The evidence of my famous DNA is all around and below me. I find several gravestones, and a war memorial, engraved with the surname Kynaston and plenty of Cools.
I feel happy. I’m not sure that this feeling of utter elation is entirely appropriate, when one is wandering around amidst the deceased. But, if it wasn’t for these old bones, my middle-aged bones wouldn’t be alive and aching in the here and now. So, in the circumstances, surely I’m allowed at least half a smile?
My smile takes a bit of a downturn when I embark upon an expedition into the church’s interior. It’s all rather dark and dreary, and I cannot help but imagine a congregation of ghost-like figures looking down upon me from the great heights of the balconies. I consider taking to the pulpit (I am a Vicar’s daughter after all) and performing an exorcism. But, then I remember that Anglican’s don’t believe in all that spooky stuff and neither do I. Angry voices fill up the empty spaces in my brain; the protests of a line of maternal ancestors who were Spiritualists and Mediums. Stepping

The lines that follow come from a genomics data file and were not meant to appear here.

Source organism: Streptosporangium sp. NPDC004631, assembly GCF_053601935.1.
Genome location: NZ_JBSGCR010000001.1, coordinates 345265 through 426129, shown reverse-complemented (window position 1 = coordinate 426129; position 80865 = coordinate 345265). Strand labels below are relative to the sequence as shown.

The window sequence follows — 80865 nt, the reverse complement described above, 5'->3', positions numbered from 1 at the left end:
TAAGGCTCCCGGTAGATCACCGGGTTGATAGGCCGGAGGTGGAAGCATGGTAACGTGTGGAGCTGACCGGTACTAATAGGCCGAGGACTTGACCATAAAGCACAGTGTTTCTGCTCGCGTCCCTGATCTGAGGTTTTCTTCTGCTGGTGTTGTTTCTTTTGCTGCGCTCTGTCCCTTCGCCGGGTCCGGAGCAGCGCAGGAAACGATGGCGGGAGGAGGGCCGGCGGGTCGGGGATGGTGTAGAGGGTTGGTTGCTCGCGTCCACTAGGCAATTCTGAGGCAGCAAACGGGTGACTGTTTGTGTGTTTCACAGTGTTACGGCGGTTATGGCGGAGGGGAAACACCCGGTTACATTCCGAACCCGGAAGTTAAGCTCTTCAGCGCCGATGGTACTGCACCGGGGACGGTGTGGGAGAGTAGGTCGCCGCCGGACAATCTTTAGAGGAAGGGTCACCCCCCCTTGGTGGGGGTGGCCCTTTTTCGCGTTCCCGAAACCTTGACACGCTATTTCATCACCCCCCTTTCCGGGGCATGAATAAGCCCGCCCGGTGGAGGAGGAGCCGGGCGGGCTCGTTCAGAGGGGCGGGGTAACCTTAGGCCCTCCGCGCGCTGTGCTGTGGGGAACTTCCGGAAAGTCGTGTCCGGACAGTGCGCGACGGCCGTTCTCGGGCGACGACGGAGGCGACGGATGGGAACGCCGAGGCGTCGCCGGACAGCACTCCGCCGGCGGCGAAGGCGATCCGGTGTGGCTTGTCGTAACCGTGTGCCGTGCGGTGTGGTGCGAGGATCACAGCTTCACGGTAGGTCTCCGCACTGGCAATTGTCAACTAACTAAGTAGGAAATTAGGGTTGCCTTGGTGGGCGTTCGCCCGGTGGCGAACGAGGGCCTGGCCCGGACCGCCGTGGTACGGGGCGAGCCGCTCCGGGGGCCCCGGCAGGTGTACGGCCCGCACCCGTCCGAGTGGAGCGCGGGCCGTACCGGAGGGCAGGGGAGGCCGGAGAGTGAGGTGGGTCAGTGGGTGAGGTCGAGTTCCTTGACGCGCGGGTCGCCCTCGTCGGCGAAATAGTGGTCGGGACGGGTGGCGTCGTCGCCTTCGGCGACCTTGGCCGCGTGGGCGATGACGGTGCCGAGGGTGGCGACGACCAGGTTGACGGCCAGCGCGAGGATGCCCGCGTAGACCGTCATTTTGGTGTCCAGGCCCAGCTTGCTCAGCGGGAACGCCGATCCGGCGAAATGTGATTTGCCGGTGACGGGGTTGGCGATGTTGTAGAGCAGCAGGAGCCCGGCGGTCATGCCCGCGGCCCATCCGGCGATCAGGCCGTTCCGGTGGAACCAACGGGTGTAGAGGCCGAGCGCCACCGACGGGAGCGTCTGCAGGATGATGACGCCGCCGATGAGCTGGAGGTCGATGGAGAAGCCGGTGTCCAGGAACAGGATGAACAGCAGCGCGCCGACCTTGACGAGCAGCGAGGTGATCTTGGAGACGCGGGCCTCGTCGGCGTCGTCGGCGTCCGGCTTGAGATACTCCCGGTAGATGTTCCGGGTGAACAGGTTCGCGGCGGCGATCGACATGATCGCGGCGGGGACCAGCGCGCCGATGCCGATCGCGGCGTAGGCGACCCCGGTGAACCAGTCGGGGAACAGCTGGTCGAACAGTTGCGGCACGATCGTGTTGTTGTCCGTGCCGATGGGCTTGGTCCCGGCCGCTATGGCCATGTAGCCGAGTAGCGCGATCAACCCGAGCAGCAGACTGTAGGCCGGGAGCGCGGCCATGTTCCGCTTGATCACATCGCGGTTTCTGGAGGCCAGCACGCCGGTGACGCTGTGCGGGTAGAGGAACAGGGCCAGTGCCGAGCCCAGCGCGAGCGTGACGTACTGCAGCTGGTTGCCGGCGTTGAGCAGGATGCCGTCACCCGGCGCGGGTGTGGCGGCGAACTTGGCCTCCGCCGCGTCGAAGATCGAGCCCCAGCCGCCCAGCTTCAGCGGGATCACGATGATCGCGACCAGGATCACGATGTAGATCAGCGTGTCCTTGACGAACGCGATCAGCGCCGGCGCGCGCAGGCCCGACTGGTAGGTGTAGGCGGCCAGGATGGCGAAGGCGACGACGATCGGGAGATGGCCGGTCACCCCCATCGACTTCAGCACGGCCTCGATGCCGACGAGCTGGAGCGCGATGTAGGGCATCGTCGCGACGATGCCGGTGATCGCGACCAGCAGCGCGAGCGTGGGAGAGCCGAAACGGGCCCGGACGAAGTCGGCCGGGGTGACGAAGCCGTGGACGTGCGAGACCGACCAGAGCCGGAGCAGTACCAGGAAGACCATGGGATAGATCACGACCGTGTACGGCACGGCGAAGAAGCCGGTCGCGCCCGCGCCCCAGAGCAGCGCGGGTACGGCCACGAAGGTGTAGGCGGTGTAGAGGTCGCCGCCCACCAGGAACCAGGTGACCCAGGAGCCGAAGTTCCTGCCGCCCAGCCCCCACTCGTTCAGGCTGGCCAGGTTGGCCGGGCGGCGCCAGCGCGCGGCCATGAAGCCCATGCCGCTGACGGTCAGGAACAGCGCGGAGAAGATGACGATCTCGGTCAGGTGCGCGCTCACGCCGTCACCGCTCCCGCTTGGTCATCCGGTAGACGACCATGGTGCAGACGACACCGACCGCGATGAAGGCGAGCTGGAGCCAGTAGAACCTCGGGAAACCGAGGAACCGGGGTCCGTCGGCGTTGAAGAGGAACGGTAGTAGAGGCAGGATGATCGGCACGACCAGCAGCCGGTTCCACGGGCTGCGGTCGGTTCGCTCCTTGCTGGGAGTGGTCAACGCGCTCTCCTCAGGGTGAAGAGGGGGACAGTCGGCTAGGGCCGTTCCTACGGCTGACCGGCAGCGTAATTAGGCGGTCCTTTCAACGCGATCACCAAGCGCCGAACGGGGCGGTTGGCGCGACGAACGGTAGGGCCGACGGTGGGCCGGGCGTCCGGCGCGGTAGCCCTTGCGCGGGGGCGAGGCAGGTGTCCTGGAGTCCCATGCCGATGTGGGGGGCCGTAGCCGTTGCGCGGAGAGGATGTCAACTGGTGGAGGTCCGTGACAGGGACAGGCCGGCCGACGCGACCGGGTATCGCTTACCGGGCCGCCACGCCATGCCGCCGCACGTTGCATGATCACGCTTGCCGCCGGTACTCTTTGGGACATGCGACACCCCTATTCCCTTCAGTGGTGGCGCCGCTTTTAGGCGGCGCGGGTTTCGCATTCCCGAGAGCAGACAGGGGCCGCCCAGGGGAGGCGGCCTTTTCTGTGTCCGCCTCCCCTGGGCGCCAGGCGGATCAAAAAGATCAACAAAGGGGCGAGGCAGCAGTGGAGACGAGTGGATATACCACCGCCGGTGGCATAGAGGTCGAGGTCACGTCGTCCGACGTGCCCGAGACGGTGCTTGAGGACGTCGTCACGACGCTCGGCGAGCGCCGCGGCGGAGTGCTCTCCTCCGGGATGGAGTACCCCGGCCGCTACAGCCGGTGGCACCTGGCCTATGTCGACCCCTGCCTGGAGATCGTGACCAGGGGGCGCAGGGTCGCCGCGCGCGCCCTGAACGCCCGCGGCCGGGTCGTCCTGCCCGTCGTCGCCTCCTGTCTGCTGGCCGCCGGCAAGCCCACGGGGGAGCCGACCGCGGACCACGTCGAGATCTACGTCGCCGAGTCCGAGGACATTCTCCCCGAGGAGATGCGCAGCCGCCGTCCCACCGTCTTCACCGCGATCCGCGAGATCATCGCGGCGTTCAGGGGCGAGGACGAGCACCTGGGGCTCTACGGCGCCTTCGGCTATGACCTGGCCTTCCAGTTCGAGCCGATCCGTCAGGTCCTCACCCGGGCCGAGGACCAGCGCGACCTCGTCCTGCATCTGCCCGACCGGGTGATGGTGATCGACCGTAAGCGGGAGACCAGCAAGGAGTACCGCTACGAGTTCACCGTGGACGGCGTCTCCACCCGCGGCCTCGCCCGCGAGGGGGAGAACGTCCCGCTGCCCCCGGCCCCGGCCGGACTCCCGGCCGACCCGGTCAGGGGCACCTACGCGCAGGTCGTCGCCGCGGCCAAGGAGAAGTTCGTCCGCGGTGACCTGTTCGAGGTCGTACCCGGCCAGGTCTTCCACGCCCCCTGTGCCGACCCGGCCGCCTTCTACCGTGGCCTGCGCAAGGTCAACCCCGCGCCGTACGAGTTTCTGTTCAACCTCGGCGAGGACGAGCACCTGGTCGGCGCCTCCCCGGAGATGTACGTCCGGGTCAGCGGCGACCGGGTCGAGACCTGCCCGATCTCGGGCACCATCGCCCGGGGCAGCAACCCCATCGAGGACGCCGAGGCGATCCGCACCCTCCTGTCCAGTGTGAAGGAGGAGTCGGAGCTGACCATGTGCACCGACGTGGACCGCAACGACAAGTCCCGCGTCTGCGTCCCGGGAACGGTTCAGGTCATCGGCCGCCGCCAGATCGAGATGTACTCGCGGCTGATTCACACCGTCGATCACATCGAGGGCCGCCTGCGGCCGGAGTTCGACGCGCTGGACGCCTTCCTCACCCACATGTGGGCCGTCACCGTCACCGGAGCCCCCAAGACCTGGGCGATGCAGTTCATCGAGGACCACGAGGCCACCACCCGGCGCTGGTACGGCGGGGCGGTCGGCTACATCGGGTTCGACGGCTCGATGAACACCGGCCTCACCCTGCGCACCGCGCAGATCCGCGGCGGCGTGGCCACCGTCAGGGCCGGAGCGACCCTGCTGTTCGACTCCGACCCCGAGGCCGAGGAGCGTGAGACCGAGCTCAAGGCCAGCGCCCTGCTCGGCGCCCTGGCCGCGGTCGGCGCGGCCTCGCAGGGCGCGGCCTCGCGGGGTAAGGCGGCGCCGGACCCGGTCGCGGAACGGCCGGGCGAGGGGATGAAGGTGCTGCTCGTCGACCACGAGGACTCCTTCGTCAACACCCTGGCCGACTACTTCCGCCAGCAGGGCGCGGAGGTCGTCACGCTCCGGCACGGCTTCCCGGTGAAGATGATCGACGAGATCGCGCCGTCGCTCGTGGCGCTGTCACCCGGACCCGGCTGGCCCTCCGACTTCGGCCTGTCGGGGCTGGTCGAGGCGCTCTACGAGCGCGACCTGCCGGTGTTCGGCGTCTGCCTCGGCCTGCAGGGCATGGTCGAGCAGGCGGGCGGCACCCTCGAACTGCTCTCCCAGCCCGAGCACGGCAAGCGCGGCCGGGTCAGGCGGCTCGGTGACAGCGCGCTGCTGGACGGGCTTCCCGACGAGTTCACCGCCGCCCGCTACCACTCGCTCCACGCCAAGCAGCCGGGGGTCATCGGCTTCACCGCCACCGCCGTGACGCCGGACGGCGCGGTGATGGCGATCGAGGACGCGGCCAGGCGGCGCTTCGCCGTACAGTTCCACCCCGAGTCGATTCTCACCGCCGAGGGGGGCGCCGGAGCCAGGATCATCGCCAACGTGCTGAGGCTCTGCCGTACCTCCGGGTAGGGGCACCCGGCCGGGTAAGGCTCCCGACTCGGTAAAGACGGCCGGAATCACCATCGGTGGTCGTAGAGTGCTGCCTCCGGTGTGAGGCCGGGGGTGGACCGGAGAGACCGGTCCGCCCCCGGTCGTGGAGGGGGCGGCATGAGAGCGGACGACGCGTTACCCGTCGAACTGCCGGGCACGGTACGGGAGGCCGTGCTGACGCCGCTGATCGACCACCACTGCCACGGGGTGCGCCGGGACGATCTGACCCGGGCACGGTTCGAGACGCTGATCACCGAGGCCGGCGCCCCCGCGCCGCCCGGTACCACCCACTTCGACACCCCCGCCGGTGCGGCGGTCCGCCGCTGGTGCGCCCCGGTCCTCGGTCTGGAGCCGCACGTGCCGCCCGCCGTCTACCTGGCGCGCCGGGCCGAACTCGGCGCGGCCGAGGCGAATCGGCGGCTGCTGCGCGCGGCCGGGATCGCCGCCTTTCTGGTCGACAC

into a shadow, I shiver.
Time to get myself out of here!
Interesting. Before I exit, I spot a photograph of a past Rector. He has the surname Cool. Seems that the religious stuff has been in the family for some time past. Have I inherited a direct line of communication with the deities?
Please, dear Hespera, Goddess of the sunset glow. Please, bring a little sunshine into my life. It’s all very wet and depressing in Shropshire at the mo’!